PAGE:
A simple fix fix took care of this problem. I cut the top off another 5 gallon bucket, cut a hole for the dip tube and drilled a bunch of small holes on the opposite side. This goes into the bucket and allows the water to splash around below without getting picked up by the suction of the shop vac.

 

The eye bolt allows me to lift the piece out to dump the mud that collects.

3282D896-1337-451A-AB31-EB17CEBCA81D.thumb.jpeg.f974236d229d00c81acb46617f839199.jpeg

 

 

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Ptychodus04

Addition as installed.

 

782EF3F6-8581-466A-85C6-E29DEBBEDC4F.thumb.jpeg.0b621c93bb71d61c49f97afbf13e9442.jpeg

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Ptychodus04

I now have around 5 hours of dust collection using the modified trap and have not found any water getting pulled into the vac. I would label this a success.

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jpc

My one question is as follows:  Can you run a shop vac for an evening's wort of dust collection, or will that burn out the motor?  Also, this sounds like it is quite loud.  Get it!?... Sounds Like.. Loud...   

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steelhead9
2 hours ago, jpc said:

My one question is as follows:  Can you run a shop vac for an evening's wort of dust collection, or will that burn out the motor?  Also, this sounds like it is quite loud.  Get it!?... Sounds Like.. Loud...   

Ha ha! They definitely sound loud. I used to use a shop vac before I got a "real" dust collector. I found they would normally last about 6 months of heavy use.

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Sagebrush Steve
On 11/2/2017 at 5:05 PM, Ptychodus04 said:

Cut 2 holes in the lid and assemble the threaded adapters. Silicone in place.

 

cut short piece of pipe so there’s about 2” of air at bottom of bucket when assembled. Connect 90 to ship vac. Connect straight coupling to extra hose using hose clamps.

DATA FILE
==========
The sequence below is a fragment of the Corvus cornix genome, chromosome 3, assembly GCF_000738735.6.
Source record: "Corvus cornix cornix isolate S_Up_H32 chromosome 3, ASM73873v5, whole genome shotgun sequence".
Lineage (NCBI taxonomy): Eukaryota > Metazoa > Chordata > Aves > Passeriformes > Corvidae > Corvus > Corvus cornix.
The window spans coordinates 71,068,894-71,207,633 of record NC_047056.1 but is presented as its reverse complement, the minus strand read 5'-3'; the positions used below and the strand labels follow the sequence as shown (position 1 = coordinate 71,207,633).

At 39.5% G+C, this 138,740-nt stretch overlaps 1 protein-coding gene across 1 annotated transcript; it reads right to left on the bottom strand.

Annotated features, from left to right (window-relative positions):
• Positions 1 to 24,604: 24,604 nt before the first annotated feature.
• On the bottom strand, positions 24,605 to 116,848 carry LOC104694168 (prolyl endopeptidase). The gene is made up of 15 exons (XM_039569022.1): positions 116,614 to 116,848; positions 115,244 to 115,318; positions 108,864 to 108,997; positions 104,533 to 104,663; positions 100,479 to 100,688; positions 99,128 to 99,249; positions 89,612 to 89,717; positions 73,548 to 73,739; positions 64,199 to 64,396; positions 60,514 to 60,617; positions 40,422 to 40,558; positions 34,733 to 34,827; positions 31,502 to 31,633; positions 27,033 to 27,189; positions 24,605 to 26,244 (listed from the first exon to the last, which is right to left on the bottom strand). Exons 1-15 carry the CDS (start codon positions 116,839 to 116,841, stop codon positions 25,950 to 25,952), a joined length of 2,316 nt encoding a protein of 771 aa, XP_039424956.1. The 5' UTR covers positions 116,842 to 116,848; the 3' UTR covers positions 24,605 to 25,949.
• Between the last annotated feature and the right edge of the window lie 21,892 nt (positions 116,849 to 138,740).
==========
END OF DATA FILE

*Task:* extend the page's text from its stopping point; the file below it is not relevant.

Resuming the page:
Add water ti bucket until just just below draw tube. 

 

Now, you can collect all the fine dust from preparation without burning up your ship vac. Total cost around $40 USD.

 

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Let me make sure I get this right.  The piece of pipe that extends down into the bucket is connected to the straight coupler that goes to the hose extension, not the 90 degree coupler that goes to the vacuum, right?  Or do I have that backwards?

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Ptychodus04
1 hour ago, Sagebrush Steve said:

Let me make sure I get this right.  The piece of pipe that extends down into the bucket is connected to the straight coupler that goes to the hose extension, not the 90 degree coupler that goes to the vacuum, right?  Or do I have that backwards?

That’s right. The straight one connects to the dip tube and the 90 connects to the shop vac. You can do it the other way, or even do both 90s or both straight. Just make sure the hose from your blast cabinet connects to the pipe with the dip tube and the shop vac connects to the one without it.

 

I chose the different types more so I don’t accidentally hook it up backwards while distracted. If you hook the shop vac to the dip tube side, you’re guaranteed to suck all the water out, even with the modified design I just made.

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Ptychodus04
8 hours ago, jpc said:

My one question is as follows:  Can you run a shop vac for an evening's wort of dust collection, or will that burn out the motor?  Also, this sounds like it is quite loud.  Get it!?... Sounds Like.. Loud...   

I have a heavy duty Rigid vac that is “quieter” than most. I think it’s somewhere around 75-80 dB. Still loud but nothing compared to a standard shop vacs at around 100 dB.

 

If you trap the fines, the shop vac will last much longer than if you don’t as they are what burns up the motor.